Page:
Owning a house is awesome and comes with all sorts of interesting problems. After we took possession of the house, we lost hot water three times. Once, when electricity had been off because we were rewiring some rooms, once when electricity was off because we had to fix another appliance situation, and once at random in March. The first time, a new bottom element did the trick. The second time, a new top element + some wiggling of wires worked. And the third time, begging the manufacturer for a new one was the only solution.
It appeared to be a problem with the top element, again, but it also confirmed our earlier suspicion that the problem with the top element before had been a wiring problem. It had taken us two elements and a tinkering with the ground wire to get it to work on the second loss of hot water. After calling the maintenance they recommended under their warranty and learning we would have to go from Thursday – Tuesday without hot water, Kyle convinced the manufacturer that a new hot water heater would be the only solution.
Getting the new hot water heater required returning the old hot water heater which required draining the old hot water heater. So we tried it, but the hot water heater, which was usually very slow to drain, would not drain beyond a slow trickle. Kyle went to Orscheln to get new channel locks so we could take it apart and told me to try anything that I found on the Internet that seemed like a reasonable solution.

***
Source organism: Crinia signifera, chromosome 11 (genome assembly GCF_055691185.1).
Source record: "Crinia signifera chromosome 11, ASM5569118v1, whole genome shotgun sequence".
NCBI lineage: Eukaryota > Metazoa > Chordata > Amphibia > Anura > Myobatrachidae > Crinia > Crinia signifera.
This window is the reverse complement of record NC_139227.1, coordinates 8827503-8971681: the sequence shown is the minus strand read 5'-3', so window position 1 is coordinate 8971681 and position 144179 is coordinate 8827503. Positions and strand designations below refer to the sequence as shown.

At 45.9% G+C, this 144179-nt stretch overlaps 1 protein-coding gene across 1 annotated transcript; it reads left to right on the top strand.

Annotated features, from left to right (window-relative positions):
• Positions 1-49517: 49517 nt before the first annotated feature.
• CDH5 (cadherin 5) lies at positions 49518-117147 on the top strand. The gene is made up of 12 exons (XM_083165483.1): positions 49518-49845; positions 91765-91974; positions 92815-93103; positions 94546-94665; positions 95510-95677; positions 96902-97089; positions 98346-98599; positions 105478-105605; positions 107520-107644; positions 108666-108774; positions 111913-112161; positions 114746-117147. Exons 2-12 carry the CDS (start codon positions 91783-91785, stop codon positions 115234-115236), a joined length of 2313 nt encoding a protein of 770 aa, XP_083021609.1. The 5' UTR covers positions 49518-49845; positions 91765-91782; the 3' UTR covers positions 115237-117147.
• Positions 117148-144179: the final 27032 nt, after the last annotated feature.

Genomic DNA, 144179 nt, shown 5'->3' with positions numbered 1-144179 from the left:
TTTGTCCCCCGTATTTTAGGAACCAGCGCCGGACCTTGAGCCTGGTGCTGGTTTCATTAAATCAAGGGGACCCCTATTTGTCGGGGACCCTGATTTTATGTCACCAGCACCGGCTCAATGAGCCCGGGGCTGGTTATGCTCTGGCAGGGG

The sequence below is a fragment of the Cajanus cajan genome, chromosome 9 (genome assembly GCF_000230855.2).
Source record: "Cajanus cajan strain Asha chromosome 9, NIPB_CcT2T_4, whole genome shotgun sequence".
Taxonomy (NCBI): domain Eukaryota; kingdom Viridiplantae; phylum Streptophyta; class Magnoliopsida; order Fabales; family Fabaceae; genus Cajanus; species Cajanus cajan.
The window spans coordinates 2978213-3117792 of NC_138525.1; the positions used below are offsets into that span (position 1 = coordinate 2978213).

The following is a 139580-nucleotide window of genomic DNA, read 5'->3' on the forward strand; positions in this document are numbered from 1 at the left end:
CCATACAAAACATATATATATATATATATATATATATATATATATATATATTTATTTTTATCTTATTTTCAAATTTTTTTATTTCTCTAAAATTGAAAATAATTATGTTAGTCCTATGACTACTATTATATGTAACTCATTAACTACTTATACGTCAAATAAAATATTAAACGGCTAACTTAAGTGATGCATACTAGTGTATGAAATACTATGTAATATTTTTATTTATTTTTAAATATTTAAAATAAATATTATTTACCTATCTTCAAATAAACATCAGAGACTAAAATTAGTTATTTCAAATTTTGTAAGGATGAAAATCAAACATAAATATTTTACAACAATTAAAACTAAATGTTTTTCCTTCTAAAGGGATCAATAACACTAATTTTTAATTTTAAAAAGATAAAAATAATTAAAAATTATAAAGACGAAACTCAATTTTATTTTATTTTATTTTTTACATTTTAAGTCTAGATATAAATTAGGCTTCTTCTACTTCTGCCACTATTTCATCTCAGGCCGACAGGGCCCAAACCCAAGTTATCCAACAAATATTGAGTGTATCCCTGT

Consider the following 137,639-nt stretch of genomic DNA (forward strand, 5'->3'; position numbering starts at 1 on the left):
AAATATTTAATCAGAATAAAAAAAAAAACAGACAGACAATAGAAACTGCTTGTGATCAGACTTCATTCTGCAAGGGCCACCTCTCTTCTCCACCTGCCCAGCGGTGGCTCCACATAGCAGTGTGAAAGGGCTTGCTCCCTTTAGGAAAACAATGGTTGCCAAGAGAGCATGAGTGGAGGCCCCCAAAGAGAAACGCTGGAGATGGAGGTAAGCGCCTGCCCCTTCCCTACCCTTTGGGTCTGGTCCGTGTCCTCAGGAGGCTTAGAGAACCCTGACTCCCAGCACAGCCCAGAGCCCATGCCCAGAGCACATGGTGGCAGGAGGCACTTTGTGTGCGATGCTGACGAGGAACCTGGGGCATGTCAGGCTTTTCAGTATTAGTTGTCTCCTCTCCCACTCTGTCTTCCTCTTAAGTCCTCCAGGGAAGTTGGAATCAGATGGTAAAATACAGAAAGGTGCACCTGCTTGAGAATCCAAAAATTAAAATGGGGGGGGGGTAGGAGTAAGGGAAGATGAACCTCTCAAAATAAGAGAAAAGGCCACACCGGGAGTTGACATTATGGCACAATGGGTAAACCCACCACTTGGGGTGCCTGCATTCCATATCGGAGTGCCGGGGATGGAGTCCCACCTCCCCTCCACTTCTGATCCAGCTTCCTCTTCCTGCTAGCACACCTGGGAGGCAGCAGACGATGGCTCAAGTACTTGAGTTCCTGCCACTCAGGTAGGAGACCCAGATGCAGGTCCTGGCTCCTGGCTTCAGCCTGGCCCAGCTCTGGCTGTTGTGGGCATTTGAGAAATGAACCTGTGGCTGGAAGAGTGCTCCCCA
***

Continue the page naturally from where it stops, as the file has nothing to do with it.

We were pretty sure the reason it was draining slow was because too much sediment had settled at the bottom of the tank. I eventually came across a suggestion to leave the cold water on and open the drain so that water was forced out of the drain. I turned the cold water on to the tank and stepped to the side to watch. Soon, water came out a little slower and then a little faster, and then sprayed miniature fire-hose style across my basement!
Good thing we have a wet basement and both I and my laptop were just to the right of its range. As you can see from the photo, it’s range managed to splatter all over the wall across from the hot water heater. That wall is probably about 7 or so feet from where the hot water heater sits.
For some reason (missing plug cap perhaps?) we couldn’t get the hose to work to drain water to the sump pump so Kyle and I had to take turns dumping buckets out in the yard. Luckily, we got the tank out, exchanged it at Lowe’s, and still had time for a celebratory Friday night dinner date with the new hot water heater strapped into the back of the truck.